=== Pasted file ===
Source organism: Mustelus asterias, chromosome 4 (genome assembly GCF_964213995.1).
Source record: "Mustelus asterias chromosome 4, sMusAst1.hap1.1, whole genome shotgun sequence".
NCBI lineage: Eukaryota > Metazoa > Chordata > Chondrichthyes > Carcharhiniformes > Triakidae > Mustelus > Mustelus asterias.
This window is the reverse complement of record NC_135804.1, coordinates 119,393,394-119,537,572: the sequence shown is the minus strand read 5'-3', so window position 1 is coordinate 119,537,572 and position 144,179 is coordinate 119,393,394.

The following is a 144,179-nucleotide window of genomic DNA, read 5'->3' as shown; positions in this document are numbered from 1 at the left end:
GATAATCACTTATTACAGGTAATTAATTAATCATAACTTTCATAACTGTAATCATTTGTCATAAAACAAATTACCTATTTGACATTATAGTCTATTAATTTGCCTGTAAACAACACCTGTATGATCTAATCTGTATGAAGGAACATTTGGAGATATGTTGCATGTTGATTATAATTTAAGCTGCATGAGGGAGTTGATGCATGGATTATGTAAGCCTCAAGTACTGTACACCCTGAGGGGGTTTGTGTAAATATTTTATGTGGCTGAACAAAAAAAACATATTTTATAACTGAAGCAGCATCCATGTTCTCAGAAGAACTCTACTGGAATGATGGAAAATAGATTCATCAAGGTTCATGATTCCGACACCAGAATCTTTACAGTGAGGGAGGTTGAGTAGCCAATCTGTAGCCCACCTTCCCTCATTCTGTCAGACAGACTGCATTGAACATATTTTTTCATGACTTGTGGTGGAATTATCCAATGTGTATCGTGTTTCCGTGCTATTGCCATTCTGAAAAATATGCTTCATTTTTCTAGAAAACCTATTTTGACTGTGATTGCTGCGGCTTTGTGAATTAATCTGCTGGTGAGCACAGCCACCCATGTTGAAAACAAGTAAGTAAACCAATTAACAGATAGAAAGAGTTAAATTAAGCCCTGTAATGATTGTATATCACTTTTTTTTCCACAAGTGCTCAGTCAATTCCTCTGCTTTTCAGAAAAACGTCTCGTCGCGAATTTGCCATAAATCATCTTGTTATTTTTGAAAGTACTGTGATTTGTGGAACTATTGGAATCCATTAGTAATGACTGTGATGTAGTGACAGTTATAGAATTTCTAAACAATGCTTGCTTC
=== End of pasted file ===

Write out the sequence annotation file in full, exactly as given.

Source organism: Mustelus asterias, chromosome 4 (genome assembly GCF_964213995.1).
Source record: "Mustelus asterias chromosome 4, sMusAst1.hap1.1, whole genome shotgun sequence".
NCBI lineage: Eukaryota > Metazoa > Chordata > Chondrichthyes > Carcharhiniformes > Triakidae > Mustelus > Mustelus asterias.
This window is the reverse complement of record NC_135804.1, coordinates 119,393,394-119,537,572: the sequence shown is the minus strand read 5'-3', so window position 1 is coordinate 119,537,572 and position 144,179 is coordinate 119,393,394.

The following is a 144,179-nucleotide window of genomic DNA, read 5'->3' as shown; positions in this document are numbered from 1 at the left end:
GATAATCACTTATTACAGGTAATTAATTAATCATAACTTTCATAACTGTAATCATTTGTCATAAAACAAATTACCTATTTGACATTATAGTCTATTAATTTGCCTGTAAACAACACCTGTATGATCTAATCTGTATGAAGGAACATTTGGAGATATGTTGCATGTTGATTATAATTTAAGCTGCATGAGGGAGTTGATGCATGGATTATGTAAGCCTCAAGTACTGTACACCCTGAGGGGGTTTGTGTAAATATTTTATGTGGCTGAACAAAAAAAACATATTTTATAACTGAAGCAGCATCCATGTTCTCAGAAGAACTCTACTGGAATGATGGAAAATAGATTCATCAAGGTTCATGATTCCGACACCAGAATCTTTACAGTGAGGGAGGTTGAGTAGCCAATCTGTAGCCCACCTTCCCTCATTCTGTCAGACAGACTGCATTGAACATATTTTTTCATGACTTGTGGTGGAATTATCCAATGTGTATCGTGTTTCCGTGCTATTGCCATTCTGAAAAATATGCTTCATTTTTCTAGAAAACCTATTTTGACTGTGATTGCTGCGGCTTTGTGAATTAATCTGCTGGTGAGCACAGCCACCCATGTTGAAAACAAGTAAGTAAACCAATTAACAGATAGAAAGAGTTAAATTAAGCCCTGTAATGATTGTATATCACTTTTTTTTCCACAAGTGCTCAGTCAATTCCTCTGCTTTTCAGAAAAACGTCTCGTCGCGAATTTGCCATAAATCATCTTGTTATTTTTGAAAGTACTGTGATTTGTGGAACTATTGGAATCCATTAGTAATGACTGTGATGTAGTGACAGTTATAGAATTTCTAAACAATGCTTGCTTC